Title: Non-local controls on spatial and temporal variability of soil water content in heavy clay soils Authors
Submitted to: Meeting Abstract
Publication Type: Abstract Only
Publication Acceptance Date: November 9, 2011
Publication Date: December 5, 2011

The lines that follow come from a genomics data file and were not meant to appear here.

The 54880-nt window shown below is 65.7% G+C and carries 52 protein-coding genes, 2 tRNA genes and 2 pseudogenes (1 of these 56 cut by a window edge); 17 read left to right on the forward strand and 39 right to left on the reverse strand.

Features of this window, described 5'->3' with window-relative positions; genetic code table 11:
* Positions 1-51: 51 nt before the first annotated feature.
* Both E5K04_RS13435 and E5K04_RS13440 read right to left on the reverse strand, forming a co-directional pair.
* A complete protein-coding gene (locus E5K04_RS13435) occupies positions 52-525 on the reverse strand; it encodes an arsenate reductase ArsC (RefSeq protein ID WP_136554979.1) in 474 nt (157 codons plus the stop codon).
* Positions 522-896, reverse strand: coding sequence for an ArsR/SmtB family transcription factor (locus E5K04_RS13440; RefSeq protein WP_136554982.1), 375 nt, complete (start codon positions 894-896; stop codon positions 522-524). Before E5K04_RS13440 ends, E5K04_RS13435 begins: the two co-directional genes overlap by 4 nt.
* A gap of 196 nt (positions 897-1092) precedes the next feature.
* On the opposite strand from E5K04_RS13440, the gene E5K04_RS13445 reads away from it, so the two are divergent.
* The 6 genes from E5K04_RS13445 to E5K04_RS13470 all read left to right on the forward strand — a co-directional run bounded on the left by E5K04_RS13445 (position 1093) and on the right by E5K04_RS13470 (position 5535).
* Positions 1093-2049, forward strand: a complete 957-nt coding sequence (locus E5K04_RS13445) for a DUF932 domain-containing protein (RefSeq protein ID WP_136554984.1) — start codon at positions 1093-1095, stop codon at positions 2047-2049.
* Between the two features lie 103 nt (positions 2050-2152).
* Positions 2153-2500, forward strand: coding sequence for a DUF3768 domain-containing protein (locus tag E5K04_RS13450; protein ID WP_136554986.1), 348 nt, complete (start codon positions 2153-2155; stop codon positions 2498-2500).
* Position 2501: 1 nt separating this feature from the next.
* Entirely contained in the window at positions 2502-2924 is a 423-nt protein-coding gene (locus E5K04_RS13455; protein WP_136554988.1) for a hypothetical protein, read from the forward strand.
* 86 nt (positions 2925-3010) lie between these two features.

Citation: Vanderlinden, K., Pedrera-Parrilla, A., Martinez, G., Espejo, A., Giraldez, J., Pachepsky, Y.A. 2011. Non-local controls on spatial and temporal variability of soil water content in heavy clay soils. [abstract]. Abstract book 1731M-02. Technical Abstract: Soil water content (SWC) is a key variable for numerous physical, chemical and biological processes that take place at or near the soil surface. Understanding the spatial and temporal variability of SWC at the field scale is of prime importance for implementing efficient measurement strategies in applications. An experimental field in SW Spain, where conventional (CT) and no-till (NT) management on a heavy clay soil are being compared since 1983, was sampled for gravimetric SWC on 38 occasions during 2008 and 2009. Topsoil clay content across the six plots is on average 55%, with a standard deviation of 2.7%. The soil profile was sampled at 54 locations, evenly distributed over the three CT and NT plots, at depths of 0-10, 25-35, and 55-65 cm. In addition, at 18 of the 54 points PVC access tubes were installed and SWC was measured on 64 occasions during the same period, using a Diviner 2000 capacitance probe (Sentek Sensor Technologies, Stepney, Australia). Measurements were made with 10-cm increments down to a depth of 1 m. Topsoil water retention curves (SWRC) were determined in the laboratory on undisturbed soil samples from each of the 54 locations. Topsoil SWRCs showed generally a higher SWC in NT, although differences were only significant within the -10–-50 kPa range. An average cumulative difference of 0.08 g/g was found between CT and NT over the entire pressure range. Also gravimetric and probe-measured SWC was significantly higher in the NT plots, especially in the upper soil layers and during the drying periods. Relationships between standard deviation, coefficient of variation, and spatially averaged SWC were determined for both soil management systems, with maximum variability at intermediate SWCs of 0.10-0.12 g/g. The standard deviation of probe-measured SWC was approximately twice the standard deviation of the gravimetric measurements. In addition, the standard deviation of SWC in NT was approximately 50% higher than in CT. For both types of SWC measurements, time-stable SWC patterns were inferred, as well as the points that best represented the field-average SWC throughout the monitoring period. The measurement method affected the time stability patterns. Map comparison methods appeared to be efficient in characterizing soil water content patterns in this work. Seasonality in time stability as well as the recurrence in SWS patterns was analyzed; both appeared to be strongly affected by soil management. Spatial and temporal SWC patterns could be related to soil management system, topography and slope orientation. Overall, analysis of spatio-temporal patterns provides insights into hydrologic functioning of the different domains within the field.